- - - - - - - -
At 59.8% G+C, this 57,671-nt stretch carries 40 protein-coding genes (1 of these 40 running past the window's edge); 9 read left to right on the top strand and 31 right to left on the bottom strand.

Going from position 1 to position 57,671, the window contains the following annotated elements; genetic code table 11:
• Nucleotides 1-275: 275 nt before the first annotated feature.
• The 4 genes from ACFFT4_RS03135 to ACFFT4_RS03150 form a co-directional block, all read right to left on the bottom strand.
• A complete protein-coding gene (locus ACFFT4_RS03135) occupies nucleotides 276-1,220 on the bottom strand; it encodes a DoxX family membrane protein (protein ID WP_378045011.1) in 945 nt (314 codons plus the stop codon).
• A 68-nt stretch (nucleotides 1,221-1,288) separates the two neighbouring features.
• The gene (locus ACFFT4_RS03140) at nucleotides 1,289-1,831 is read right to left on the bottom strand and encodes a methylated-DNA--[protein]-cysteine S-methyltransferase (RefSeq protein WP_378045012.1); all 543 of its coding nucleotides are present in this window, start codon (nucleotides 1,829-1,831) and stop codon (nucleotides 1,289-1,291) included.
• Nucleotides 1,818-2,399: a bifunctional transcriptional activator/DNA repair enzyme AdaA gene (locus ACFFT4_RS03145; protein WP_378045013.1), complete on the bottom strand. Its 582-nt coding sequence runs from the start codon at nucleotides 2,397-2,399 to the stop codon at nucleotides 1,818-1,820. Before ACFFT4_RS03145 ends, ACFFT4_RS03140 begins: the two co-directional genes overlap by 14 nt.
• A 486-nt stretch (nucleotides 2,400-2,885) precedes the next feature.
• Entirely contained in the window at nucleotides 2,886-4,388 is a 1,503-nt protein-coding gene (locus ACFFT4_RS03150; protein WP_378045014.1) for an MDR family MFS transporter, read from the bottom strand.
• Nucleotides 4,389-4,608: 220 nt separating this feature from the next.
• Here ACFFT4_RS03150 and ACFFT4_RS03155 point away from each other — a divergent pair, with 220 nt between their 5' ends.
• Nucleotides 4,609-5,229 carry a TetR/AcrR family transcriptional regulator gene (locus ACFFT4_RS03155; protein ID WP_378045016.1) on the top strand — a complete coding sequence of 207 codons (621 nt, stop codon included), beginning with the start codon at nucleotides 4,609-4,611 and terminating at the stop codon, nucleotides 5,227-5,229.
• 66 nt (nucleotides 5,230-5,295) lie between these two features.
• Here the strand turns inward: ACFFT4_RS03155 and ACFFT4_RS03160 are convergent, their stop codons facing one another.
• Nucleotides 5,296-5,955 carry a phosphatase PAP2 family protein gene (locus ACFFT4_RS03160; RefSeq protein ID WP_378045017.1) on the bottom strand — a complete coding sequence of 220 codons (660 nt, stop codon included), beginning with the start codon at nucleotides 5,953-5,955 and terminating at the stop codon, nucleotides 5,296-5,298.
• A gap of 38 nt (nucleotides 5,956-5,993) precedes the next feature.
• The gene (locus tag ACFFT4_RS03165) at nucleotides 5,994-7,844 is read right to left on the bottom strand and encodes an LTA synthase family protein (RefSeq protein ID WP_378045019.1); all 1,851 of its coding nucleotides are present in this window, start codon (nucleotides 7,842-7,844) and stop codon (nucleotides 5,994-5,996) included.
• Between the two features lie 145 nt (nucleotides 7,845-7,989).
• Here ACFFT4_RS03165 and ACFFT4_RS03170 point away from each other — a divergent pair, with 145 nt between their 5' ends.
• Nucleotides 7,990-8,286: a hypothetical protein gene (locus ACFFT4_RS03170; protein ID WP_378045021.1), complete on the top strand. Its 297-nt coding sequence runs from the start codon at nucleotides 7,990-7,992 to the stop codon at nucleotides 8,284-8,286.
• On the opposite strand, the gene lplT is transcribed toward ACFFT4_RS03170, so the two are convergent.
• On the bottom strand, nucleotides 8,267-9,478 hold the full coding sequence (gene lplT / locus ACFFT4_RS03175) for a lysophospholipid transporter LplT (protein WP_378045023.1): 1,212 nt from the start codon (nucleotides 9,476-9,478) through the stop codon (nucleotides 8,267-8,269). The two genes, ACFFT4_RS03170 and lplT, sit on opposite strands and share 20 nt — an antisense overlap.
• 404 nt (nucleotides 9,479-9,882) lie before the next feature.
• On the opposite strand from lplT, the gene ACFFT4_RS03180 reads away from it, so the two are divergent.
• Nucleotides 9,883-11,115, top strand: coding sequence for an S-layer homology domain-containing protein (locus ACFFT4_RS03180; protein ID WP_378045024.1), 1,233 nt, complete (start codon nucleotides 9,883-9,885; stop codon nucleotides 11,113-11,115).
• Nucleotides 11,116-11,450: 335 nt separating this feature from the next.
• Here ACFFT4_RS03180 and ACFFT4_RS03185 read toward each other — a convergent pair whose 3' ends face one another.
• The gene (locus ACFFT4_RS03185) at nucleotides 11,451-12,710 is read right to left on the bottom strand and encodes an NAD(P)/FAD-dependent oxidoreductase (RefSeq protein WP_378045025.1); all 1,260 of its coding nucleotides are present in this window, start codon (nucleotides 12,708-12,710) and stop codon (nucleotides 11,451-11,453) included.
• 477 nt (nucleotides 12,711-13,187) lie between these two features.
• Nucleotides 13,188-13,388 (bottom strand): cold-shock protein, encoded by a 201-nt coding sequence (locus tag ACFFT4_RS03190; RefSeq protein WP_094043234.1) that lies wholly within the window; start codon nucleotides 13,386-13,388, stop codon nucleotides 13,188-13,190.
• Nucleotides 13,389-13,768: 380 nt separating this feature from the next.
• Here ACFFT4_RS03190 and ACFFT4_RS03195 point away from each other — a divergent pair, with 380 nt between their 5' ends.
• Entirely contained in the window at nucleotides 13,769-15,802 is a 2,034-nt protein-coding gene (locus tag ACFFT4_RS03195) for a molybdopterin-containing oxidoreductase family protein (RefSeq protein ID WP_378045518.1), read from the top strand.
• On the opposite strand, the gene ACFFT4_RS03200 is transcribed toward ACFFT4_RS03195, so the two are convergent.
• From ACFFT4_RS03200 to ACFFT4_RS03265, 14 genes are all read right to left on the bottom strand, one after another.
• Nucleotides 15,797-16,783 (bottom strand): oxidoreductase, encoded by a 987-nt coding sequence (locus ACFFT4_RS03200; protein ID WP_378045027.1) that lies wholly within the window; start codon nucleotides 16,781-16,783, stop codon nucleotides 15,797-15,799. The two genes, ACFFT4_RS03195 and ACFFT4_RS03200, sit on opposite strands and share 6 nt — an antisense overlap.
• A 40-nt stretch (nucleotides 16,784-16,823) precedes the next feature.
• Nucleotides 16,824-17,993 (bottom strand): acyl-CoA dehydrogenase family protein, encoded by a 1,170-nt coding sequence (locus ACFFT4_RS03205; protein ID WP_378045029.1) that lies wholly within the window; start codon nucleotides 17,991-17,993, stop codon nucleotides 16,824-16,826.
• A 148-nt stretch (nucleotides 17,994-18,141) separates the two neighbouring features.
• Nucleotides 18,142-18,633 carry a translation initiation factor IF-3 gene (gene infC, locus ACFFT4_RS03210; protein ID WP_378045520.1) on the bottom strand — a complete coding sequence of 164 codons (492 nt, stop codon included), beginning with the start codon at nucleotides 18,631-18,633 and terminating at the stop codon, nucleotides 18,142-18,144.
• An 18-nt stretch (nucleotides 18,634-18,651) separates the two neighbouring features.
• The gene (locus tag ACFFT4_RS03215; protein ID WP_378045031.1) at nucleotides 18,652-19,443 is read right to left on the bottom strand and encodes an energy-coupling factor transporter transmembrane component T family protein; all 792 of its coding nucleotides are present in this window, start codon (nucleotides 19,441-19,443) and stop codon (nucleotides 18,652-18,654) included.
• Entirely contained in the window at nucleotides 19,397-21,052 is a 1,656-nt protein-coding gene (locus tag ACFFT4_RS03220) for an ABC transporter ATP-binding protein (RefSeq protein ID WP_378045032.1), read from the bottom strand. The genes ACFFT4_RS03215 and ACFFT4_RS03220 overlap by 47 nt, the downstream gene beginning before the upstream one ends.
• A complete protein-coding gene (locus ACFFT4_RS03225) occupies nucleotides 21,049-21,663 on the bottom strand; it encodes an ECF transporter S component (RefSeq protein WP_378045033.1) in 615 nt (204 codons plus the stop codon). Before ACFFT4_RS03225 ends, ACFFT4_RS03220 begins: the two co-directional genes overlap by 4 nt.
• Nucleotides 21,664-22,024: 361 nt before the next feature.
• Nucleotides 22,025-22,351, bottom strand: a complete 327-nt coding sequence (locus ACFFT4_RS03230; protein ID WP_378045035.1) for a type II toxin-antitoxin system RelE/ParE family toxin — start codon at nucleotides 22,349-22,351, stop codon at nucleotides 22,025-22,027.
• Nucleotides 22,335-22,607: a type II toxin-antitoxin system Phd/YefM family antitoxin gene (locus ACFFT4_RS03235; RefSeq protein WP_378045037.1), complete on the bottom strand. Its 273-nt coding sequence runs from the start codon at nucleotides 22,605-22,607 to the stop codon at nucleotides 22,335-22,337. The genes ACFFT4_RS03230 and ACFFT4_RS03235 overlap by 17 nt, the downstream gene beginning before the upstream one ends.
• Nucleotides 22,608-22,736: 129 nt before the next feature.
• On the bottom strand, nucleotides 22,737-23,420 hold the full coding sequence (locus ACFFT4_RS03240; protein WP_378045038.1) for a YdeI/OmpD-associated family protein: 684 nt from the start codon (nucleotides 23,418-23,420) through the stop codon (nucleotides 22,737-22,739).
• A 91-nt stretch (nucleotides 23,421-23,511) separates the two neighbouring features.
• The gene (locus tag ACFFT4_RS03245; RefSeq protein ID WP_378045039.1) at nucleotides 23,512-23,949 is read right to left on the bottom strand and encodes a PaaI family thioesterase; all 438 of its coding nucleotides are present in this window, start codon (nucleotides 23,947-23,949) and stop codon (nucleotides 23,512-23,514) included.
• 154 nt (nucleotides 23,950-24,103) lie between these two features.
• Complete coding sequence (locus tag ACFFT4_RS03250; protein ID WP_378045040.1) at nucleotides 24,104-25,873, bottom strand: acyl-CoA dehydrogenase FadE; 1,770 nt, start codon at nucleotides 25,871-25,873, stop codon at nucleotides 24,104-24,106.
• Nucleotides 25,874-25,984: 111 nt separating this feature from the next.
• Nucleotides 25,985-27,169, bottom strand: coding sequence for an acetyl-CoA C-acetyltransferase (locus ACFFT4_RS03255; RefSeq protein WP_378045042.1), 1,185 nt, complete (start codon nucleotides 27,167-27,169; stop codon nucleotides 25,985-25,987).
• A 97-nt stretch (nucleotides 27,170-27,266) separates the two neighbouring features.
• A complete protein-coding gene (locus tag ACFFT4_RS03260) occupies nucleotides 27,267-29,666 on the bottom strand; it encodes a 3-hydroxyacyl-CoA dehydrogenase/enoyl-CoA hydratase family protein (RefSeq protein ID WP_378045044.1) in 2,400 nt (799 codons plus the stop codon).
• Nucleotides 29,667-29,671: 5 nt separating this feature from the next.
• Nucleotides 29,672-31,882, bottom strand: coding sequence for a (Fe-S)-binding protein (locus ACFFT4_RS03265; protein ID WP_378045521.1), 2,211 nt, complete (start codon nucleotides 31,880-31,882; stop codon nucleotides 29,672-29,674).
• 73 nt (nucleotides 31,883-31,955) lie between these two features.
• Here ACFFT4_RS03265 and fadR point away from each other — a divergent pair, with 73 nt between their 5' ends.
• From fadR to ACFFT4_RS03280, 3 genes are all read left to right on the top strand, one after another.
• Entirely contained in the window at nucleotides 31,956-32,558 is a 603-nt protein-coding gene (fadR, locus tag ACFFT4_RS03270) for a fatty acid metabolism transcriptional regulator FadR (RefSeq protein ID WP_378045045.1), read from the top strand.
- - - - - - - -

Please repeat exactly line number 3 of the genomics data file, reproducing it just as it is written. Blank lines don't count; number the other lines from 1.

• Nucleotides 1-275: 275 nt before the first annotated feature.